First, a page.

And meanwhile Michigan crumbled, and the UAW pointed fingers, and the companies pointed fingers back, and the unemployed screamed at both of them, and the politicians dined on filet mignon with the bankers.

FUCK this modern global bullshit. I long for the days of old iron, and rear wheel drive, and cars with V-16 engines and badass names like “Barracuda” or “Wildcat,” not pussy names like “Neon.” The days when cars were built by men, not machines...

The days when roller skaters got impaled on gleaming chrome tailfins as pinstripe-wearing “Better Dead than Red” fat-asses sat behind hula-hoop-sized steering wheels puffing on a cigar with one hand, and throwing styrofoam litter out their non-power-window with the other before slamming on the chrome accelerator of their 22-foot long pleasure barge and sending 200+ (gasp!) horsepower through their bias-ply tires with a pleasing shriek as they carelessly pay with pennies to fill the 90 gallon tank on their rumbling, ozone-murdering machines...

The days when people probably would’ve thought “computer” was just a fancy term for “Commie,” and the notion of putting one in a car would’ve been met with raised eyebrows and being told to go suck an egg.

Once upon a time, the three monolithic smokestacks on the Grand River towered over Dr. Oldsmobile’s dominion as a symbol of Lansing's power and might, and the home of the true and righteous vocation of automobile assembly—birthright of every native-born Michigander with a high school diploma and the fortitude to install the same f#@$%ing door latch 14,986 times per week...

Every man was guaranteed an honest living for himself and his family in recompense for an honest day's labor, and the ability to hide a hangover. There was no greater job security in the world than to live in Michigan.

Those were the days when Michigan was healthy and mighty--no mere “Mitten,” but a clenched Fist of Industry capable of single-handedly pounding countries like the Axis to dust under the sheer weight of our labor force and resolve like a 40-ton stamping press.

But now this is what we are left with. The three smokestacks on the Grand River stand cold and grey, their long shadows a reminder of how much of a dinosaur we have become. It fills one with many conflicting emotions…I guess you’d have to be born in the Rust Belt to understand completely.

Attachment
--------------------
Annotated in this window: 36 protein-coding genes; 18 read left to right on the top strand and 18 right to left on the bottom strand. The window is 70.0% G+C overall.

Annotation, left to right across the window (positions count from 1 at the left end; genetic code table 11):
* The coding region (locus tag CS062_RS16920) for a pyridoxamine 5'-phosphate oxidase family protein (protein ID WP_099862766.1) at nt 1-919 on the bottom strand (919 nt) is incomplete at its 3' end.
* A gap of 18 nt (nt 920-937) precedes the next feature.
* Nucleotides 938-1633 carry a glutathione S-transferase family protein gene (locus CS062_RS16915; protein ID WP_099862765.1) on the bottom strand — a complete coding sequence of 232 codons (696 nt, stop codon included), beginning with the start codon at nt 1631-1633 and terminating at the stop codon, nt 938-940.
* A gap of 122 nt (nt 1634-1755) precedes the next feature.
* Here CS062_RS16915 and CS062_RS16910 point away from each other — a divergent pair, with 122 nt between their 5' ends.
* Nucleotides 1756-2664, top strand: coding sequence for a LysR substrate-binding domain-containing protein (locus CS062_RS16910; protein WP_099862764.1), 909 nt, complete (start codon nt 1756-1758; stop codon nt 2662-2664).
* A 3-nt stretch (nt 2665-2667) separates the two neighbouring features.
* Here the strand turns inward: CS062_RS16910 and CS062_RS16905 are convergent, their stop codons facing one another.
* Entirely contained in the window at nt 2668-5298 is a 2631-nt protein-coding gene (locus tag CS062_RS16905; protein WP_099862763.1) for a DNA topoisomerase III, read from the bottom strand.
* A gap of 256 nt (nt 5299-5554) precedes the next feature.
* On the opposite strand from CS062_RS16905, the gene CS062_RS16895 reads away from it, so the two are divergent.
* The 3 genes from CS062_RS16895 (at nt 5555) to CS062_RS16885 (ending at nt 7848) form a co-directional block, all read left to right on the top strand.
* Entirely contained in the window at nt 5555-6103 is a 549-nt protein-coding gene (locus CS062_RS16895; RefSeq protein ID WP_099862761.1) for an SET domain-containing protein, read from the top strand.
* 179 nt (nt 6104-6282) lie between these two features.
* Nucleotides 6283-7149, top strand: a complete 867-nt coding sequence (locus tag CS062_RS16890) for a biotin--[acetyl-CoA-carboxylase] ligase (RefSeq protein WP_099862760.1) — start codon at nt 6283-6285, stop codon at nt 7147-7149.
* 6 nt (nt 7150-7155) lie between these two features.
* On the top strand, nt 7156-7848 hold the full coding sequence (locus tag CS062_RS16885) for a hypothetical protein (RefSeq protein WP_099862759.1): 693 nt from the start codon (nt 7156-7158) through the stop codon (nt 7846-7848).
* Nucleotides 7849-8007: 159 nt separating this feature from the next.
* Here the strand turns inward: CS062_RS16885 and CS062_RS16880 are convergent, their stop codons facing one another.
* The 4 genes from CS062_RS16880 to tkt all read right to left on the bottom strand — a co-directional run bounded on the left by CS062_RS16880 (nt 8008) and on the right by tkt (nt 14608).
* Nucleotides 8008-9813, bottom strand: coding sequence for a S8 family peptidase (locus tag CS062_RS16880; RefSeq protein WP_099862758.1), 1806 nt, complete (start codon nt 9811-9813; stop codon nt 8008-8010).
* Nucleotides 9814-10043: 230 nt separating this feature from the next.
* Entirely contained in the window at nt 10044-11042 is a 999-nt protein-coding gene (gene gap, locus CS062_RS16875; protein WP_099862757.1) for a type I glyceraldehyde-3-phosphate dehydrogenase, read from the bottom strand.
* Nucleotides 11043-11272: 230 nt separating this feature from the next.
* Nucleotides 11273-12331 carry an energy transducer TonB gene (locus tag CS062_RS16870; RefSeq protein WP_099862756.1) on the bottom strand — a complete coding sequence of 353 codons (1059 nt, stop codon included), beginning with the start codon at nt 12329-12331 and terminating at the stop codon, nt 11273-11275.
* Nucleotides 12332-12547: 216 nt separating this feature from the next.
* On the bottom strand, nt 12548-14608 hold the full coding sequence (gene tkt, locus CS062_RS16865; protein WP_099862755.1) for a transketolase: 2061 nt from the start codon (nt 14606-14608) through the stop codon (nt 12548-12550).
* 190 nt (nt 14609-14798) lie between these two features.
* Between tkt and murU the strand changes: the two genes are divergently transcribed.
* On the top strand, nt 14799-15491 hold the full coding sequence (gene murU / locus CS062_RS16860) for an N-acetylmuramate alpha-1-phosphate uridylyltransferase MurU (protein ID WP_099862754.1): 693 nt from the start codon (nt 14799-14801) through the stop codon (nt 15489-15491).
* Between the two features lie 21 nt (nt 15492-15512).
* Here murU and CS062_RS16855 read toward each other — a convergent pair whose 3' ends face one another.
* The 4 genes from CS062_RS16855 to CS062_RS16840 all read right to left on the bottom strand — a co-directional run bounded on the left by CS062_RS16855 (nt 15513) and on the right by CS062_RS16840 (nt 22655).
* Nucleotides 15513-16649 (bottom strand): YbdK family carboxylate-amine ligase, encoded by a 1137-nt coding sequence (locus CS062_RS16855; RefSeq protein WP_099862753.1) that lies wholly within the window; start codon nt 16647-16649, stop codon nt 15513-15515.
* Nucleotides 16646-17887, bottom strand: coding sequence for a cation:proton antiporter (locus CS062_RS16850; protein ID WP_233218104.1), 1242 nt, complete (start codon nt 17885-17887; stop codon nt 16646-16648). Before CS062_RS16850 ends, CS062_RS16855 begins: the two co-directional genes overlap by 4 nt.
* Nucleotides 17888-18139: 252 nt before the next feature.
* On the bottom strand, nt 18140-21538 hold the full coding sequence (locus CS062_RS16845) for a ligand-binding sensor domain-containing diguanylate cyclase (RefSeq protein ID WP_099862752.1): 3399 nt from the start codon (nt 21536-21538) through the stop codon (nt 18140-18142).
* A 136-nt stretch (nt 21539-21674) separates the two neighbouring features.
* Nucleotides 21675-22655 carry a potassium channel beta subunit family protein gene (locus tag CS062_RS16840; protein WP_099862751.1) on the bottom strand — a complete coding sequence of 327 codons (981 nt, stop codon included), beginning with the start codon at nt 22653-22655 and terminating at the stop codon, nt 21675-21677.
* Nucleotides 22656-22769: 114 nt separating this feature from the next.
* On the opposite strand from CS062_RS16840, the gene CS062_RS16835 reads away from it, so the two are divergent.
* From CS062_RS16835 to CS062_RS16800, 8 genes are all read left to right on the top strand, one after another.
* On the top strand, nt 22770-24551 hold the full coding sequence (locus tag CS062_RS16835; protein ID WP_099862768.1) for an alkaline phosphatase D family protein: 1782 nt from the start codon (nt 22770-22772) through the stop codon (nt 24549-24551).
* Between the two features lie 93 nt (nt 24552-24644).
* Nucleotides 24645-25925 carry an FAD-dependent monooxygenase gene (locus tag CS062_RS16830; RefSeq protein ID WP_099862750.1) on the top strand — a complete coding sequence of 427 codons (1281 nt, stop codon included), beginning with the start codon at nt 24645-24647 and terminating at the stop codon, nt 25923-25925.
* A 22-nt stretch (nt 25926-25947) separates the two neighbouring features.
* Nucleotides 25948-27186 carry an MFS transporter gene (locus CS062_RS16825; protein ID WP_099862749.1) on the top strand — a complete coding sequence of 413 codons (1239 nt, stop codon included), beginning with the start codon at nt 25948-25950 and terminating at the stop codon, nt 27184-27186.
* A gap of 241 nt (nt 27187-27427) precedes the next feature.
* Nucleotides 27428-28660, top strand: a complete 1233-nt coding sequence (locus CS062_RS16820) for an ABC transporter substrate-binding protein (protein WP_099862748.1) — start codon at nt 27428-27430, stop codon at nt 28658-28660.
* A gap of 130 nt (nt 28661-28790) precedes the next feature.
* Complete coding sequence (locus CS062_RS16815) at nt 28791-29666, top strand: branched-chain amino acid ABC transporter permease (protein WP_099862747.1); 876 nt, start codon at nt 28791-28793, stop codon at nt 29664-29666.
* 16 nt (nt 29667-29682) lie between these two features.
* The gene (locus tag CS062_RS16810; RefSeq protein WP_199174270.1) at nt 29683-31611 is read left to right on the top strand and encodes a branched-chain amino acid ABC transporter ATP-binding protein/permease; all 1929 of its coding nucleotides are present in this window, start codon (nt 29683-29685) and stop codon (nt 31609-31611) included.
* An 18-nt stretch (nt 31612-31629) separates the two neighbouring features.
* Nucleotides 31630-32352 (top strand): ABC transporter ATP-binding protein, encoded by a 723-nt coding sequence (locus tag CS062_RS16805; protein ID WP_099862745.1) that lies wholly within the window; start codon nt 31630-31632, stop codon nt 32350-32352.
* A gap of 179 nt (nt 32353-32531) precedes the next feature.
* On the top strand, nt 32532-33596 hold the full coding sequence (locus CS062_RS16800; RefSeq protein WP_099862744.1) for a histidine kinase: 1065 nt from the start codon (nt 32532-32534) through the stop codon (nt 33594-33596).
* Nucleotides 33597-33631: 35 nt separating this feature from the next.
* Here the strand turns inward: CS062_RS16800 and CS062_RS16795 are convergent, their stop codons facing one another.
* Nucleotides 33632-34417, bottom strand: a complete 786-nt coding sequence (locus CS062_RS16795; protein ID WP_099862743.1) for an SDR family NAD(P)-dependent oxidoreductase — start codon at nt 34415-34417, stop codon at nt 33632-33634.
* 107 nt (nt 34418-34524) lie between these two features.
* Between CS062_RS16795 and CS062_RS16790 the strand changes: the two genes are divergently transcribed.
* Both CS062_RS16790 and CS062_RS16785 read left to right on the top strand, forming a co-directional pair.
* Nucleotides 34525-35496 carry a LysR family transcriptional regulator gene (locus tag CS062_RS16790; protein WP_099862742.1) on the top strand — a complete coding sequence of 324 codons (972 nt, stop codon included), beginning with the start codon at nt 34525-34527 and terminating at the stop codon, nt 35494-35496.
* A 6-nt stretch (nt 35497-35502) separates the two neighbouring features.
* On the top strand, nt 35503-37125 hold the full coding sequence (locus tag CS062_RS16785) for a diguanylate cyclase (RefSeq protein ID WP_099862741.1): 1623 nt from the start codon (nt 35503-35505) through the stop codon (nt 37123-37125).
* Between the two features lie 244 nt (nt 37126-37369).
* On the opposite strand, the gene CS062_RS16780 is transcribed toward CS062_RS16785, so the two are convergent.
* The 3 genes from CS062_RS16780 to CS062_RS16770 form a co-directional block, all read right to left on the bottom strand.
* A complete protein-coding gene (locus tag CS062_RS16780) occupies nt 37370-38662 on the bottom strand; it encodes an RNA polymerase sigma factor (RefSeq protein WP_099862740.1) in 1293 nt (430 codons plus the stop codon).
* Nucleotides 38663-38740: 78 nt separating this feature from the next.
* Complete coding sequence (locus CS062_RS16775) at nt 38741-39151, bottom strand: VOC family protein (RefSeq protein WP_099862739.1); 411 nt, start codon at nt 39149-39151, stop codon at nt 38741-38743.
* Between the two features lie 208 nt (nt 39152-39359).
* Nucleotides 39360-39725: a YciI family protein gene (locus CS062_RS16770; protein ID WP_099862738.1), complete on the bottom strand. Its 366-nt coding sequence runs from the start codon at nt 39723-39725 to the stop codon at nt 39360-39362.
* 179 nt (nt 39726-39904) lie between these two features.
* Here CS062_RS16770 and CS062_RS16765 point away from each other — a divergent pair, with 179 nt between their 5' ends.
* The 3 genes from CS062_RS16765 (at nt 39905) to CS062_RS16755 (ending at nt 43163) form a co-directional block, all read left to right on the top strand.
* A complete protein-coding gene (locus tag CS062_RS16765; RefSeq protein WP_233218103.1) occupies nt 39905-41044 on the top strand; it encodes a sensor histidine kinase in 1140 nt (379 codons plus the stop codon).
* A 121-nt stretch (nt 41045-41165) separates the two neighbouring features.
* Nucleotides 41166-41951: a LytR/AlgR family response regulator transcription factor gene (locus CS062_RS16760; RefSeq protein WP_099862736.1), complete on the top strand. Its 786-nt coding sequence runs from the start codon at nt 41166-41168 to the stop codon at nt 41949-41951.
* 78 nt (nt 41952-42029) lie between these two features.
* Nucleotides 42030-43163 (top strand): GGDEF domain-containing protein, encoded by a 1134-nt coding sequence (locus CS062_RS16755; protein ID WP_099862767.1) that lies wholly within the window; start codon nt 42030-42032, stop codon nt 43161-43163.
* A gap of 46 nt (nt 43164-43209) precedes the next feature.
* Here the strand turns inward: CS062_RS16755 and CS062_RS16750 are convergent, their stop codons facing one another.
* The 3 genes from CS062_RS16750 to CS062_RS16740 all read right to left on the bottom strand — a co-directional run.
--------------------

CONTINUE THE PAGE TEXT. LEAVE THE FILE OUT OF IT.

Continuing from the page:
You couldn’t get an auto manufacturing job in 2006 even with a gun to your head, unless half your family tree were already employed by one of the Big Three. It is impossible to live in southeast Michigan without knowing at least one person who is or was employed by the auto industry in some capacity.

It was right here in my ‘hood that the terms “blue collar” and “white collar” were invented. If you own a Ford truck, chances are its transmission was assembled by my neighbor, John. 

I myself have worked at a shop making electronic components for Edelbrock, and have been a subcontractor for Ford. I have another friend who works at Roush. During WWII, my grandmother worked at the famous Willow Run Bomber Plant building B-29s; she was a “Rosie the Riveter.”

All these places that built the world and the prosperity that I grew up in are disappearing, falling to the wrecking ball, while the residential streets empty out and the city avenues appear desolate, devoid of human life.

It's like there was a great migration that started in the mid-2000s of people--young and old--leaving Michigan in search of a better life.

Once upon a time, it was the other way around.

Now the rest of us, those who refused to abandon the sinking ship, we are increasingly surrounded in the memory-haunted ruins of the past...watching our once-great world crumble away, piece by agonizing piece.

Not only was the VerLinden Plant being demolished, but Lansing Assembly Plants #2 and #3 were also under demolition, while the rubble of Lansing Assembly Plant #1 was being cleaned up...

...and Building 150 was due to be torn down next:

Where now the car and the driver...?  Where is the horn that was honking...?

Ubi Sunt....

Lower Peninsula of Michigan Inventory of Historic Engineering and Industrial Sites, HAER (1976)
R.E. Olds and Industrial Lansing, by Michael Rodriguez, p. 102